Tourism goup seeks support for new strategy

Hopes for a new local marketing strategy were outlined at a major tourism industry event for the Isle of Skye held at Skeabost Hotel near Portree on Saturday.

The hotel's conservatory was packed with people involved in all aspects of the local tourism - from artists to hoteliers, from shop owners to landowners, from restaurateurs to photographers.

The meeting formed part of the Scottish Tourism Alliances' plan to increase overall earnings from tourism by £1 billion by 2020.  

A number of official speakers lauded the Outer Hebrides for the way the Outer Hebrides Tourism group - an industry-led body - had multiplied its membership tenfold and had just been instrumental in the launch of Hebridean Way cycle route from the Butt of Lewis to the Isle of Barra and the Eat Drink Hebrides food trail.  The launch had taken place at the new Harris Distillery in Tarbert, itself a major addition to the Outer Hebrides range of attractions.

Marc Crothall, the chief executive officer at the Scottish Tourism Alliance said the Skeabost event was one of a host of local events under the banner Connecting 2020 - the aim is to have at least 2,020 conversations with local businesses although probably 4,000 will take place.  He pointed out that the tourism industry employed 220,000 people and involved around 27,000 businesses. This region has highest growth of tourism employment inn the whole country.

The Scottish Tourism Alliance is the tourism industry’s voice and direct link with Government and has a seat on the UK-wide tourism body.  The STA 'On The Road' tour, of which the Skeabost event was part,  is intent upon connecting with as many small businesses as possible during Tourism Week in the run-up to the two-day Signature Conference in Edinburgh, along with the Thistle Awards, Scotland’s national celebration of top tourism businesses from every region. 

The leadership of the local tourism body Destination Skye & Lochalsh - with the slogan Developing All-round Excellence – is changing, the meeting heard, and a new group of tourism businesses is taking the lead with a new venture, which will have a much wider focus upon marketing the area and planning a future strategy.  

Among those contributing towards making these changes is Donald MacDonald, Manager of Aros in Portree, who said before the meeting:  “This is a real opportunity for everyone in Skye to work together to strengthen the local economy which, as everyone knows, is driven by tourism.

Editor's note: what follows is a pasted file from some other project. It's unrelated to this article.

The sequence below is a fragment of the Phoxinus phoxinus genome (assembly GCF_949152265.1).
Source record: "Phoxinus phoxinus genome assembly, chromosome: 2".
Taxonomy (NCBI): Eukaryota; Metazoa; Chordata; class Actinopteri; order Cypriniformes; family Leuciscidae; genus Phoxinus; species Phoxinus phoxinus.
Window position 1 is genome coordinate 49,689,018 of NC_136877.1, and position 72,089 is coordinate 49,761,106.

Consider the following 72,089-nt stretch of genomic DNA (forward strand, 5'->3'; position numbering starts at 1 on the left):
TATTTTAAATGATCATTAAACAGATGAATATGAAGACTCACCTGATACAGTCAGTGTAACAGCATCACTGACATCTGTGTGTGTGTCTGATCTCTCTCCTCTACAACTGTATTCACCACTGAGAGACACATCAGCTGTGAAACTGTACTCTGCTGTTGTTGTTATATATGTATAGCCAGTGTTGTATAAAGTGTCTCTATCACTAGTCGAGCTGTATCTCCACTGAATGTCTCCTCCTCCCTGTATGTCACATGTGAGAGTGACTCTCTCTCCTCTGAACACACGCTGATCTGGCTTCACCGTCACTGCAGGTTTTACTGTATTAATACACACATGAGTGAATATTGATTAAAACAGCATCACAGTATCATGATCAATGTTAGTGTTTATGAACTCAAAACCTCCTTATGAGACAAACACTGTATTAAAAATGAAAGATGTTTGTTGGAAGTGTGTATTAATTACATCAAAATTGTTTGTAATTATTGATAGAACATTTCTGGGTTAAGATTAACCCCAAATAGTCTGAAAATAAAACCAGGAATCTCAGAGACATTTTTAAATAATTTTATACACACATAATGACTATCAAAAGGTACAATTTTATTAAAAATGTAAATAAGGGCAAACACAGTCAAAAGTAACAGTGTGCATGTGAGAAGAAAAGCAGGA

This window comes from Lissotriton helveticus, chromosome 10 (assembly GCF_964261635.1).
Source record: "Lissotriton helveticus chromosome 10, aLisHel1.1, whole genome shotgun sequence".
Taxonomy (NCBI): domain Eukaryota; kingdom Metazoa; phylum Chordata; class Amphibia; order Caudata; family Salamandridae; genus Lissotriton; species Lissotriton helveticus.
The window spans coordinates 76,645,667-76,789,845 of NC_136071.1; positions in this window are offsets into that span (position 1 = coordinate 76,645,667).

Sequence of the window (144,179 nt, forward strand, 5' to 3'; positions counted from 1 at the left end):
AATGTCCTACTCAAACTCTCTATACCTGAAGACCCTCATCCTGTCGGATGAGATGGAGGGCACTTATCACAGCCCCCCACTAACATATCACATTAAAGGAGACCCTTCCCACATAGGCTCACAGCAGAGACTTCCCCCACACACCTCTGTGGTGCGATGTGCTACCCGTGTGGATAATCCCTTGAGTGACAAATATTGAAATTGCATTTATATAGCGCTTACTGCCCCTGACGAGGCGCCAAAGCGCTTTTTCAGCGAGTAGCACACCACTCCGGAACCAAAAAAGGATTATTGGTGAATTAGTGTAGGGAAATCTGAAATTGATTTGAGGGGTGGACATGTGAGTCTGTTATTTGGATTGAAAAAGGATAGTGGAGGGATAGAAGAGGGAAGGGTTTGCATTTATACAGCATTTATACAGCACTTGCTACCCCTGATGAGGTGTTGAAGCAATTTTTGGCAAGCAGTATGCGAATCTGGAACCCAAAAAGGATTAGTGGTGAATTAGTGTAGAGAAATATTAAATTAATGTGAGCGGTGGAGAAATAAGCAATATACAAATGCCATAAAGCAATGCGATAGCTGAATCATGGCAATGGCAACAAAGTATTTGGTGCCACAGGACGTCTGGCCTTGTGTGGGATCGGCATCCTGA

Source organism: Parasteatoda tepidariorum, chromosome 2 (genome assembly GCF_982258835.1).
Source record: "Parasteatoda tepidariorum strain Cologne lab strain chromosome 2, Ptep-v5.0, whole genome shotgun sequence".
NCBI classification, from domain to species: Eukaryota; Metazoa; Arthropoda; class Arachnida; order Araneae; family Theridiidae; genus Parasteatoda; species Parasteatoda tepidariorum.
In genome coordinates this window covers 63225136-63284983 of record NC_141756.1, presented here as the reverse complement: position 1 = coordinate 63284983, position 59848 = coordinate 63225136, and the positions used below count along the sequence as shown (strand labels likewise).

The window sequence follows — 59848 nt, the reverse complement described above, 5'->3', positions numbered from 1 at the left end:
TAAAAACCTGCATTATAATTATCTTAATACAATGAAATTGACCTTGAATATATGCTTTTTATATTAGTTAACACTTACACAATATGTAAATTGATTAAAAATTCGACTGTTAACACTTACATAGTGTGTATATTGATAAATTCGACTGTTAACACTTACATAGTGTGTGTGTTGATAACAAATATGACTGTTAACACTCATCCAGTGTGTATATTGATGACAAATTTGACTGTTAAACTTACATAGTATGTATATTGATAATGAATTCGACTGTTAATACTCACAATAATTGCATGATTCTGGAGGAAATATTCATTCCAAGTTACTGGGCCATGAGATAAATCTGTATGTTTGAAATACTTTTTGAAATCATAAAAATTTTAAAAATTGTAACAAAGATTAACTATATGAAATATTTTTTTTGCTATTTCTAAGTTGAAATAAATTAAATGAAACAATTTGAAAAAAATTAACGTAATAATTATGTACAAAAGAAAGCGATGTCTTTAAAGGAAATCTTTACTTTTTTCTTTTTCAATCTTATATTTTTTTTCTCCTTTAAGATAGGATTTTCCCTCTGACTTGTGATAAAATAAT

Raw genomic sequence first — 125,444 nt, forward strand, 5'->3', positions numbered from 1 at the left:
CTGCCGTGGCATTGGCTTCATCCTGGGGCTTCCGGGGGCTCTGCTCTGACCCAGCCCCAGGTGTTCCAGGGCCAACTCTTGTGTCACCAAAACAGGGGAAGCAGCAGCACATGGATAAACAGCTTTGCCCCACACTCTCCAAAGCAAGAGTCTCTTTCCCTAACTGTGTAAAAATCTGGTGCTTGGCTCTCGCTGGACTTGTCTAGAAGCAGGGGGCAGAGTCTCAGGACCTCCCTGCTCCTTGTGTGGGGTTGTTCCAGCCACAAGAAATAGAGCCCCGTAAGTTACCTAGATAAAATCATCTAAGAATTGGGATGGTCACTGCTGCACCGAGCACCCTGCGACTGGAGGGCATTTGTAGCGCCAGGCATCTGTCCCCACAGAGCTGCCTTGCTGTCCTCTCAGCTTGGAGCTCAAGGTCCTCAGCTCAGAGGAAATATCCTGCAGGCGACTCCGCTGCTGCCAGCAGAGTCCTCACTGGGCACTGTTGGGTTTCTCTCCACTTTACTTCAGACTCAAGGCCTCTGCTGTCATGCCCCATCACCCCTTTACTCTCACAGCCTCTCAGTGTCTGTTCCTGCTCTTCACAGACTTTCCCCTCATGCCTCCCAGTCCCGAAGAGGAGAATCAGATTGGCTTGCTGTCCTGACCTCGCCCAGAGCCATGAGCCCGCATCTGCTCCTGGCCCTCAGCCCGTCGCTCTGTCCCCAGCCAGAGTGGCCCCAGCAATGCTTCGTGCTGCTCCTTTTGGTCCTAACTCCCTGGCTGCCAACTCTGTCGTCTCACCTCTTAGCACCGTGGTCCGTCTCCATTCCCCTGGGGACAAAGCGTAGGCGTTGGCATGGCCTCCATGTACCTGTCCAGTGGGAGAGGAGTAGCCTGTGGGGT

"We need to collectively capture a new spirit of engagement, partnership and drive that will see this iconic destination reach its real potential. This will be the time to look at new initiatives, find effective solutions and help to develop the tourism product on Skye through a quality focused approach. Tourism is not just about beds and food, it engages every other service that is being offered on Skye.”

Shirley Spear, of the Three Chimneys Restaurant, who is also involved in a variety of other national promotional groups, said the new group, including Anne Gracie, of Skeabost Hotel, Donald MacDonald and Rob Ware from Sleat, wanted to create a "brand new conversation" about the future of the tourism industry in Skye and Lochalsh.  She outlined the way the structures of the industry had changed over the years, from local tourist boards onwards, to the present model of local industry bodies or DMO's. 

However, she said, this area had "not been very successful in pulling together a collaborative working group" and unlike all other parts of Scotland "in recent years…we don't seem to have made a great deal of progress in building a cohesive strategy for our local industry."  DSL started its life with a big flourish but "did not develop as many of us had hoped" because it had not been widely enough supported, she said. She praised the work of Neil and Rosemary Colquohoun, who along with Clive Pearson, had been the DSL driving force and had enabled it to achieve the progress which it had made.  But the group could not succeed in the future without developing a strategy and a business plan, winning external funding and involving everyone in the industry in Skye and Lochalsh.

(More information about STA, Tourism Week and the Roadshow, can be found here